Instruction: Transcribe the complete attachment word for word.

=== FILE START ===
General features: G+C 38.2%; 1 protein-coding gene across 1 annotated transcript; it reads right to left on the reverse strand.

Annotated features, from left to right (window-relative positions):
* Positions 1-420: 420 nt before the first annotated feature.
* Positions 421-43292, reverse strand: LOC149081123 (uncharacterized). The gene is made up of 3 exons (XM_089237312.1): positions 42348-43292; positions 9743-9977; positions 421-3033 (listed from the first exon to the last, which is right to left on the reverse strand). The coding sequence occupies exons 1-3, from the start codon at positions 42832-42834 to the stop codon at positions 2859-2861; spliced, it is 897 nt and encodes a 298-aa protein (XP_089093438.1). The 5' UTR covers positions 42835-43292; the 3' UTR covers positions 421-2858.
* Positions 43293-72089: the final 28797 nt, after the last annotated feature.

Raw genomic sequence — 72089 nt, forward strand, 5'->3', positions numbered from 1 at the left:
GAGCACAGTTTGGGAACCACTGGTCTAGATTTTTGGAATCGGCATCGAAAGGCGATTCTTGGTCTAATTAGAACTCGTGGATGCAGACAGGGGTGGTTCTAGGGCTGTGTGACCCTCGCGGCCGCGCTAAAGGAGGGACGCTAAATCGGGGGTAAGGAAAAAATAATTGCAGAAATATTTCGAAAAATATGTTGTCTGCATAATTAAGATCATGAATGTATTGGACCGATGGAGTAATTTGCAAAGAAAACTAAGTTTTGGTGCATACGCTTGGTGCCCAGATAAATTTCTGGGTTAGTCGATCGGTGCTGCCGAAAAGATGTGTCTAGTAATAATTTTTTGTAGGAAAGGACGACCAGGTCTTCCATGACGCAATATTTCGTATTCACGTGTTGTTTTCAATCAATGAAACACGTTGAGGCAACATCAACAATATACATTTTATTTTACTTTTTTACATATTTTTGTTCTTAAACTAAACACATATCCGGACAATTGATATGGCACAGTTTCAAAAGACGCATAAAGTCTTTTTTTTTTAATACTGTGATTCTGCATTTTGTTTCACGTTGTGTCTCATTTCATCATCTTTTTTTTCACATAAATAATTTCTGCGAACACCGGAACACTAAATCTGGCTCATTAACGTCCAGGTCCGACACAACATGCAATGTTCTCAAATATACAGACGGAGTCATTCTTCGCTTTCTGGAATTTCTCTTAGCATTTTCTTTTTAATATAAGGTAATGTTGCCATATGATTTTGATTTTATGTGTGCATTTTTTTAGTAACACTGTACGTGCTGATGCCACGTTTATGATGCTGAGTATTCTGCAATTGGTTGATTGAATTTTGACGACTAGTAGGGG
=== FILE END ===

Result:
General features: G+C 38.2%; 1 protein-coding gene across 1 annotated transcript; it reads right to left on the reverse strand.

Annotated features, from left to right (window-relative positions):
* Positions 1-420: 420 nt before the first annotated feature.
* Positions 421-43292, reverse strand: LOC149081123 (uncharacterized). The gene is made up of 3 exons (XM_089237312.1): positions 42348-43292; positions 9743-9977; positions 421-3033 (listed from the first exon to the last, which is right to left on the reverse strand). The coding sequence occupies exons 1-3, from the start codon at positions 42832-42834 to the stop codon at positions 2859-2861; spliced, it is 897 nt and encodes a 298-aa protein (XP_089093438.1). The 5' UTR covers positions 42835-43292; the 3' UTR covers positions 421-2858.
* Positions 43293-72089: the final 28797 nt, after the last annotated feature.

Raw genomic sequence — 72089 nt, forward strand, 5'->3', positions numbered from 1 at the left:
GAGCACAGTTTGGGAACCACTGGTCTAGATTTTTGGAATCGGCATCGAAAGGCGATTCTTGGTCTAATTAGAACTCGTGGATGCAGACAGGGGTGGTTCTAGGGCTGTGTGACCCTCGCGGCCGCGCTAAAGGAGGGACGCTAAATCGGGGGTAAGGAAAAAATAATTGCAGAAATATTTCGAAAAATATGTTGTCTGCATAATTAAGATCATGAATGTATTGGACCGATGGAGTAATTTGCAAAGAAAACTAAGTTTTGGTGCATACGCTTGGTGCCCAGATAAATTTCTGGGTTAGTCGATCGGTGCTGCCGAAAAGATGTGTCTAGTAATAATTTTTTGTAGGAAAGGACGACCAGGTCTTCCATGACGCAATATTTCGTATTCACGTGTTGTTTTCAATCAATGAAACACGTTGAGGCAACATCAACAATATACATTTTATTTTACTTTTTTACATATTTTTGTTCTTAAACTAAACACATATCCGGACAATTGATATGGCACAGTTTCAAAAGACGCATAAAGTCTTTTTTTTTTAATACTGTGATTCTGCATTTTGTTTCACGTTGTGTCTCATTTCATCATCTTTTTTTTCACATAAATAATTTCTGCGAACACCGGAACACTAAATCTGGCTCATTAACGTCCAGGTCCGACACAACATGCAATGTTCTCAAATATACAGACGGAGTCATTCTTCGCTTTCTGGAATTTCTCTTAGCATTTTCTTTTTAATATAAGGTAATGTTGCCATATGATTTTGATTTTATGTGTGCATTTTTTTAGTAACACTGTACGTGCTGATGCCACGTTTATGATGCTGAGTATTCTGCAATTGGTTGATTGAATTTTGACGACTAGTAGGGG